The reality is that most businesses, particularly small-to-medium enterprises, lack the resources to implement and maintain the extensive security controls they need to safeguard their systems, customer data and ultimately, their reputation.
Recognising the unique role it can play in cyber security, Telstra CEO Andy Penn recently launched two new Security Operations Centres to provide 24/7 monitoring, detection and cyber security assistance for enterprise customers.
Situated in the hearts of Melbourne and Sydney, these two operations centres are modelled on Australia’s highest security standard, ASIO-T4, to support Telstra’s vision of building a cyber secure Australia.
“Cyber security is a team sport requiring the collaboration of government, regulators and businesses to be successful. We all need to work together to find solutions that will help businesses and individuals better protect themselves from growing cyber security threats,” Mr Penn said at the launch.
“Our cyber security strategy aims to lift the country’s cyber security baseline through the establishment of secure connections, network-level controls and awareness campaigns for the business community as well as consumers.”
The new centres represent a holistic approach to security, combining state-of-the art active and passive cyber-security measures with electronic security that meets Australia’s most stringent standards. The centres combine conventional cyber-threat monitoring – finding threats that have already been identified – with proactive identification of previously unseen threats, powered by data analytics and machine learning.
To protect against the broadest swathe of threats, client-side electronic security, such as cross-referencing user profiles and electronic logins with the user’s physical location, can provide businesses with the confidence that integrated monitoring and security solutions will help keep their premises and assets secure.
Virtual systems, real talent
As cyber threats diversify, it has become increasingly difficult for individual organisations to maintain the highly specialised skillsets required to deal with the variety of attacks they face. Traditionally, managed security services have been able to attract that dedicated talent; however, the specificity involved in modern cyber security is making it difficult for even dedicated firms to retain top talent.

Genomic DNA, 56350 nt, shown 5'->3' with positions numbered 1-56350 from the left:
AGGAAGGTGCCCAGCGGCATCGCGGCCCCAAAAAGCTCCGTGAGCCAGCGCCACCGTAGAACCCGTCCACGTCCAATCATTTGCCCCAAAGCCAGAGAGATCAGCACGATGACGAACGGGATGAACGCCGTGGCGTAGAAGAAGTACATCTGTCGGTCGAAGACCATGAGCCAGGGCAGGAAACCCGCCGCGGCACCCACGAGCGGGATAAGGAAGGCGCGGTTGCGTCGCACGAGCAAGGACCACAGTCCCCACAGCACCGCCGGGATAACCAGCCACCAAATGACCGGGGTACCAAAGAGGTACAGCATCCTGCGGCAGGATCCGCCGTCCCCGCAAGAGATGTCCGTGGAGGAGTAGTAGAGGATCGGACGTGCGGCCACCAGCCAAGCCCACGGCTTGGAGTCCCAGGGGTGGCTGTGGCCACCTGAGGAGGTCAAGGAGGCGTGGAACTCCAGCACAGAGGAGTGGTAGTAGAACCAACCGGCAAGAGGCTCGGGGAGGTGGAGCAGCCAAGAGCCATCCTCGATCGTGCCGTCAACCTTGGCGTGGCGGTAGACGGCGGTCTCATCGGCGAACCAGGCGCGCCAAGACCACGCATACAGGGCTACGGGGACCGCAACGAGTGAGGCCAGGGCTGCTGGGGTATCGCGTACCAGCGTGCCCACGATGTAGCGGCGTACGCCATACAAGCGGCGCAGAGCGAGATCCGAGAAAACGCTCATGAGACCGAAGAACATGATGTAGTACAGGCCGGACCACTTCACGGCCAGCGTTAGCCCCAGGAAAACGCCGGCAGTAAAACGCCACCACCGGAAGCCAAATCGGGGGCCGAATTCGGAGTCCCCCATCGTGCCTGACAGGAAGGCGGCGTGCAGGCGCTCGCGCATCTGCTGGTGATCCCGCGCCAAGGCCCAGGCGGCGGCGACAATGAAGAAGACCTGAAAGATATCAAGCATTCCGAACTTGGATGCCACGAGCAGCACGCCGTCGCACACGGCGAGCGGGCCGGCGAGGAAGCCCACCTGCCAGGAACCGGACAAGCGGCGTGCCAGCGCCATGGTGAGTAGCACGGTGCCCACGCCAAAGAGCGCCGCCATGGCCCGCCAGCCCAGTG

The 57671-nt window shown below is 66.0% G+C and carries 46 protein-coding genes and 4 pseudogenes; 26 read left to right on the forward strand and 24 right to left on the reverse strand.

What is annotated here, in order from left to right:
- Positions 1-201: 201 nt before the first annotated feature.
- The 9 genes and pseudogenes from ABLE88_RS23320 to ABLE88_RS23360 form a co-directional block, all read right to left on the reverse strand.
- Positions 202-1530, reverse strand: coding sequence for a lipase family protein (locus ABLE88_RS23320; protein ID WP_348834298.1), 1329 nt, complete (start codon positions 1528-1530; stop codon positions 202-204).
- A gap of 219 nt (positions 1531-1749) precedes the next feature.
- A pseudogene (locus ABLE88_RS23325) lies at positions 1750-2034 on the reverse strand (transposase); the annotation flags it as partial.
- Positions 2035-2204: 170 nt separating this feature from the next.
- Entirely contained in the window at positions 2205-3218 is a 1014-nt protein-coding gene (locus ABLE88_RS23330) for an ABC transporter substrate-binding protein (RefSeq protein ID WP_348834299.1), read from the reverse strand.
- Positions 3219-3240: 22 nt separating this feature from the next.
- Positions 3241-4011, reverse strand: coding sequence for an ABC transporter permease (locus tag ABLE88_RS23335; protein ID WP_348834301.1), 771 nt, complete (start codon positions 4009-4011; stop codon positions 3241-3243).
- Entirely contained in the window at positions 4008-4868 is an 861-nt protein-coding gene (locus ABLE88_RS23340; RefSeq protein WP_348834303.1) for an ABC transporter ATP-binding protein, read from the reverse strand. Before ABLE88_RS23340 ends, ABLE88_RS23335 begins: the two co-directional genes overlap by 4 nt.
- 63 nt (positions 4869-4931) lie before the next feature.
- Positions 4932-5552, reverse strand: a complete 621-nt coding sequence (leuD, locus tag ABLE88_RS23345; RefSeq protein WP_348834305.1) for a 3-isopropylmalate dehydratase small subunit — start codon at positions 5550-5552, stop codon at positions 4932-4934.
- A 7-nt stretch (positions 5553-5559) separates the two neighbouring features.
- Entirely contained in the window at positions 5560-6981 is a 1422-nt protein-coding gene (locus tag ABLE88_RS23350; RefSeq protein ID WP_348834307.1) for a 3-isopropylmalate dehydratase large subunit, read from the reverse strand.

Powered by Microsoft Azure and completely virtualised, Telstra’s twin security centres in Melbourne and Sydney are dramatically expanding the expertise on offer for any given problem. Equipped with collaborative war rooms, room-scale laser microphones and a battery of webcams, the Melbourne and Sydney teams can seamlessly collaborate from anywhere within the two SOCs.
As a fully virtualised security system, each of the centres can be deactivated temporarily without any interruption to service as the other location picks up the slack – providing its operators with the flexibility to address any challenge that emerges.
To be truly effective, a managed security service needs to collaborate closely with an organisation’s own security teams and infrastructure. And to promote interoperability, Telstra’s new operations centres are built on a constellation of open-source security platforms, with Apache Metron’s big-data security analytics at its core.
The most robust security solutions involve constant collaboration, with shared databases and open discussions to ensure data is properly contextualised, to assist Australian businesses to gain visibility of their security posture.
“In the wake of recent ransomware attacks, we know that no organisation can do this alone. Our role now is to help turn this intent into action by providing our customers with the products and services that will deliver a more secure operating environment for all Australians,” Mr Penn said.
Any effective cyber-security strategy needs to be holistic, one that puts into place passive and active preventive measures against the wide variety of threats modern enterprises face – from the raw power of a botnet-powered distributed denial of service (DDoS) attack, to the constant vigilance and workforce education required to prevent phishing and malware from compromising vital systems and customer data.
“People are the most common cause for security incidents, often unknowingly. There is a strong need for ongoing education and development of the workforce through learning and development programs embedded into business training,” Mr Penn said.
By providing advanced 24/7 monitoring capabilities and specialist expertise, managed security services form a cornerstone of effective modern cyber security.